STRATEGY AWAY DAYS. LOVE THEM OR HATE THEM?
I’ve been facilitating strategy away days for many years now. But I’ve also been a participant, as a director/manager within the various organizations in which I’ve worked. So I’ve been able to look at them from both sides of the fence.
I’ve been interested in what people think about these events, so I recently decided to search for “away days” in the FT. I came across a great article by Andrew Hill from 2016 – “Strategy days away days are an absurd but useful ritual”. Still very topical.
His premise was that away days are becoming ever more complex, increasingly whacky (“I’ve brainstormed, flipped charted, post it noted and erected spaghetti and marshmallow towers with colleagues”) and the destination (hotel/resort) is seemingly more memorable than the discussions! He quoted a couple of predictable, if depressing statistics. 39% of managers felt away days had no impact on productivity and nearly 1 in 10 thought they were negative or very negative.
I’ve looked at my experience of away days and what I typically found as a participant was that they were either run by an ill prepared CEO or outsourced to some larger than life character who just didn’t seem to understand either the business or the culture. Either scenario resulted in increasing discomfort amongst participants.
I’ve also noticed how away days have become some sort of strategic sheep dip! 200 managers; divided 25 groups; syndicate rooms plastered with post it notes; some unlucky people from training and development assigned the impossible task of making sense of the “brainstorms”. Everyone starts to feel a bit disenfranchised. What was the point? Roll on the bar!
This is all fine if away days are symbolic jollies. But what a missed opportunity.
It doesn’t have to be like this.
Strategy away days can be a real force for good. But only if the participants have played an active part in formulating actual outputs. Here are five pointers:
- Define the territory. For an SME it can cover the whole business. For a larger organisation maybe a function, a product or a segment.
- Define the purpose – focusing on something completely new or reviewing an established product/service.
- Adopt a formal process for the day/s – incrementally building to some options and decisions. Ensure that everyone is comfortable with the process.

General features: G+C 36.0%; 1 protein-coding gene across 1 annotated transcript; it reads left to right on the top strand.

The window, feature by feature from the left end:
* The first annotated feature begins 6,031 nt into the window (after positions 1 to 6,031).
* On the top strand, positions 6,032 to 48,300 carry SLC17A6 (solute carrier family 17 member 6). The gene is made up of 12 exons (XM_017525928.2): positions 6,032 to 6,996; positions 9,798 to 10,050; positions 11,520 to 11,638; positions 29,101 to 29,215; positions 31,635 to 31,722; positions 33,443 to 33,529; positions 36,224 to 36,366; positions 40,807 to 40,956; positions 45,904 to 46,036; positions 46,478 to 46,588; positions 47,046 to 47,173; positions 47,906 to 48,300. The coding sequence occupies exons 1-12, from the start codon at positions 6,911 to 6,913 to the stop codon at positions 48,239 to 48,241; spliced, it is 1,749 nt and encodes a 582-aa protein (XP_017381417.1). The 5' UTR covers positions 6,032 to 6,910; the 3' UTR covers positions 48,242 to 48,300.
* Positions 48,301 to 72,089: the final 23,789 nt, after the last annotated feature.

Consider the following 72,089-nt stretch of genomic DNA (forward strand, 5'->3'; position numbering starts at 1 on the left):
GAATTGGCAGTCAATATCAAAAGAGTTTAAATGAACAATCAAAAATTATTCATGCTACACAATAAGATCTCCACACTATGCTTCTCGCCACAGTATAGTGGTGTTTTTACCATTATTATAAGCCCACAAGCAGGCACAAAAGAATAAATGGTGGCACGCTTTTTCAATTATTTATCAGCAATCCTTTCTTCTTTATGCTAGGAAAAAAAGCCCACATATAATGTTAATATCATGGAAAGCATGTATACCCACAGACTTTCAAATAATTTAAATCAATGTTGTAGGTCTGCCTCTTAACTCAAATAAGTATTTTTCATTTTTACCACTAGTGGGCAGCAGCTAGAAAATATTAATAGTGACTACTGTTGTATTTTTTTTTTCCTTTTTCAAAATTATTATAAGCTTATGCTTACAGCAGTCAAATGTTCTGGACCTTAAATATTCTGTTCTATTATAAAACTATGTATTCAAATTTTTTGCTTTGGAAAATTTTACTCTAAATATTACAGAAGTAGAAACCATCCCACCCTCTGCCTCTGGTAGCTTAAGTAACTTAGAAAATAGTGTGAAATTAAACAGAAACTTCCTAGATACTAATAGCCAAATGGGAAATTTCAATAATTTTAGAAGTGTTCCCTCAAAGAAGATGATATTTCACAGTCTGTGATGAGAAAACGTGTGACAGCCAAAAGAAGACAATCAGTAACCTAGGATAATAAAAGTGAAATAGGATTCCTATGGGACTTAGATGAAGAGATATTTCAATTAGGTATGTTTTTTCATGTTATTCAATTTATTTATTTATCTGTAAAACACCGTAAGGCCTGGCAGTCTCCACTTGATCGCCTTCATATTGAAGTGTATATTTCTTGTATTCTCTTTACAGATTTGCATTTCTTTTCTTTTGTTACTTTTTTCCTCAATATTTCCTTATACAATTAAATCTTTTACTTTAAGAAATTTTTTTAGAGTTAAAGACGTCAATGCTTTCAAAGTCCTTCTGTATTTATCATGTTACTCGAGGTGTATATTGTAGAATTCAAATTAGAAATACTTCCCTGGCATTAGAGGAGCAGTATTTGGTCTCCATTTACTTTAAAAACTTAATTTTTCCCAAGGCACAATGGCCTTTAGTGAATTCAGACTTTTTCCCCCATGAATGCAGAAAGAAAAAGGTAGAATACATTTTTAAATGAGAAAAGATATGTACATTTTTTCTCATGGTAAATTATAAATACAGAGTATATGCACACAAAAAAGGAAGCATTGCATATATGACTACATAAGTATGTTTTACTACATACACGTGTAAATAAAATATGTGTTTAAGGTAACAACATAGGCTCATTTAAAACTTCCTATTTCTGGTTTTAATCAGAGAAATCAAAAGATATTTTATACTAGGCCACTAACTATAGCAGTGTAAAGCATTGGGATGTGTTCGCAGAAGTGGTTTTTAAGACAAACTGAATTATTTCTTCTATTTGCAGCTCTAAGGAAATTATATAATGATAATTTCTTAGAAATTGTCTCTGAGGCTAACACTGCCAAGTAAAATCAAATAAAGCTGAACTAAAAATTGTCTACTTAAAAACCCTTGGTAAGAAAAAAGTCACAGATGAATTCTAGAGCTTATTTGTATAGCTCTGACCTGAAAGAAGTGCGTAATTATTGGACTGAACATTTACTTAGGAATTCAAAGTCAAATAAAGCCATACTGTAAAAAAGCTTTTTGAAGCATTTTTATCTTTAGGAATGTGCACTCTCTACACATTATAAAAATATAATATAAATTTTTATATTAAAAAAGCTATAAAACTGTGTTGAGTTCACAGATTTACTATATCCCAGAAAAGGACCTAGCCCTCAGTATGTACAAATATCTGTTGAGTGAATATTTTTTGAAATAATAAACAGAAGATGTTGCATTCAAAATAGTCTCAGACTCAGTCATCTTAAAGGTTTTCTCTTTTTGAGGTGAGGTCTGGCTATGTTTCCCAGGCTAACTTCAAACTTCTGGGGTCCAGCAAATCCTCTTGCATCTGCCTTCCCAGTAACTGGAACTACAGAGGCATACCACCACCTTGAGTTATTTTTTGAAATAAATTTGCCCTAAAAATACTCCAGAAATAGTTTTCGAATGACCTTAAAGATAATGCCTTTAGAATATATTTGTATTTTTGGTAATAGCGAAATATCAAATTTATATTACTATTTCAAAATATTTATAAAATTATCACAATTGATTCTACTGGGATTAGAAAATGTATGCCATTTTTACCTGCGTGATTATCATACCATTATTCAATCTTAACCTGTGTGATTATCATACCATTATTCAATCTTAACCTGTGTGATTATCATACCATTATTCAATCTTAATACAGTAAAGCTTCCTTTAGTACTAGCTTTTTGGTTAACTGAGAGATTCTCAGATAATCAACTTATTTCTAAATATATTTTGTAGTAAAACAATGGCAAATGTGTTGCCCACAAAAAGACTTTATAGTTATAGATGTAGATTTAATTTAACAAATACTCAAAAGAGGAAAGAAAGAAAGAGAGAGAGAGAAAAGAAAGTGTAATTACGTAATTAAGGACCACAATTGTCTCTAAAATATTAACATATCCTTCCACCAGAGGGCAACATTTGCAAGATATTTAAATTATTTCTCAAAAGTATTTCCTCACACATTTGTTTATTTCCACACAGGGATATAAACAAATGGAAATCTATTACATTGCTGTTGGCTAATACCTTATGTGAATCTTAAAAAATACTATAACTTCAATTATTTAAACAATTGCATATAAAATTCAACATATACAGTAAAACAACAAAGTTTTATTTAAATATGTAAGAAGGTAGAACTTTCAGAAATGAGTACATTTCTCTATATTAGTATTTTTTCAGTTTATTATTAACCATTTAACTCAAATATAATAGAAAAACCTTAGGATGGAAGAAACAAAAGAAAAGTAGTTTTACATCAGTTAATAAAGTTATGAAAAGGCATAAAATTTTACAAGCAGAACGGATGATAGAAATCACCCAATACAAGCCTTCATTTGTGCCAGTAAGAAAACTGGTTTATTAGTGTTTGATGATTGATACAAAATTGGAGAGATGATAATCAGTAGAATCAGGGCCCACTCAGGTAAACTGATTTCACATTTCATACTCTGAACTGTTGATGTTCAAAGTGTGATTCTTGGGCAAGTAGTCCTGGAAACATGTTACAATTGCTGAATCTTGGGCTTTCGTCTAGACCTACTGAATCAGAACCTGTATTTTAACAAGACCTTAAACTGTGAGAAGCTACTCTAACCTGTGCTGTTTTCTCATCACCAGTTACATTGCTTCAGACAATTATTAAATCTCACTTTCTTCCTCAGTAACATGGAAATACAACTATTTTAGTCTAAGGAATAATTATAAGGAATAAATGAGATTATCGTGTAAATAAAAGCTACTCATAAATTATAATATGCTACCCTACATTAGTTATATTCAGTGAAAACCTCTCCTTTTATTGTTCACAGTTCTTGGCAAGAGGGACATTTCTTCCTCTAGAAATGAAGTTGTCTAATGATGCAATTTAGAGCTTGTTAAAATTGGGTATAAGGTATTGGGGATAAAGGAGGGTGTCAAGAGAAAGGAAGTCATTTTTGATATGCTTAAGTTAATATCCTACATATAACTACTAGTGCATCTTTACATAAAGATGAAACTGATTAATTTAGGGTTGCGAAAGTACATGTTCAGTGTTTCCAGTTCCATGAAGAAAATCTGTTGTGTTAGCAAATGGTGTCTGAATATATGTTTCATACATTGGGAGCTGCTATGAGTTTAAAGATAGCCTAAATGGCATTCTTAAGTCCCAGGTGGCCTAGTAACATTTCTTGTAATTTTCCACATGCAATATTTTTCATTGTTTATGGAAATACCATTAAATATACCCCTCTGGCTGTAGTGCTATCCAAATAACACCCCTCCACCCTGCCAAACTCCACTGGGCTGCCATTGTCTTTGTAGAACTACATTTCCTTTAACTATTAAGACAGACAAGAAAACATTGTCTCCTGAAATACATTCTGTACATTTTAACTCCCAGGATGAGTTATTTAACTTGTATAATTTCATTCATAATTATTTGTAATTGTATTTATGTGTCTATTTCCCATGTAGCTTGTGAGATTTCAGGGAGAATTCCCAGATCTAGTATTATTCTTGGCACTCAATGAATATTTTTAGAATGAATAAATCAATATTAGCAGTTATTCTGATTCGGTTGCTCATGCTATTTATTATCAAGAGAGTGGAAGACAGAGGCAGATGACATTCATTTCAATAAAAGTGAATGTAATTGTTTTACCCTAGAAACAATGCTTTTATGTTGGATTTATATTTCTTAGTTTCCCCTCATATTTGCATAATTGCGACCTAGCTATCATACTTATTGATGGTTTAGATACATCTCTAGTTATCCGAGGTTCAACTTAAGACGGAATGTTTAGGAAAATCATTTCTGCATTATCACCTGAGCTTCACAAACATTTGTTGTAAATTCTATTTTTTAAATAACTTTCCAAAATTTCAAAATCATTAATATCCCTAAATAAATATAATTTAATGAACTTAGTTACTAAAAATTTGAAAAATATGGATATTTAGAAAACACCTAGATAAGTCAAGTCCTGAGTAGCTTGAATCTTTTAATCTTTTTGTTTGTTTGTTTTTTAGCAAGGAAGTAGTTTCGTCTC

- Small is best. 20 max, preferably 15. Can work with 10.
- It’s fine for the CEO/chairman to be involved but they should be equal participants, not facilitators.
- Create a decent working environment – rooms with windows and access to fresh air are more important than compensatory two-hour lunches and never ending Danish pasties.
My experience of away days has led me to design my own away day process. My approach is built around the premise that success is dependent on the participants developing the strategies themselves, but through a logical and tested process. The process is based around practical application of very accessible academic models.
The models (which are taught at different times of the day – about 15 minutes per model) help participants to make sense of the world around them and create strategies with a logic to them. They are the opposite of post it note brainstorming which sounds good but tends to go nowhere.
At the end of the day or the days, the managers themselves will have reached some interesting conclusions – and owned them as well. Then it’s up to them to work out how to apply. And, they’ll also have learnt the basics of the strategy process which can be used in future activity.
I’ve seen some dramatic results come out of away days. New product launches reassessed, in one case cancelled; directors realising they need senior admin support to free up earning time; management teams re-focusing on competitive advantage; over wordy strategic plans cut down in size so that the strategy, not the planning, stands out. Away days really can work!
Julian Rawel is an expert at facilitating away days. Please visit www.marketechoes.co.uk to find out more.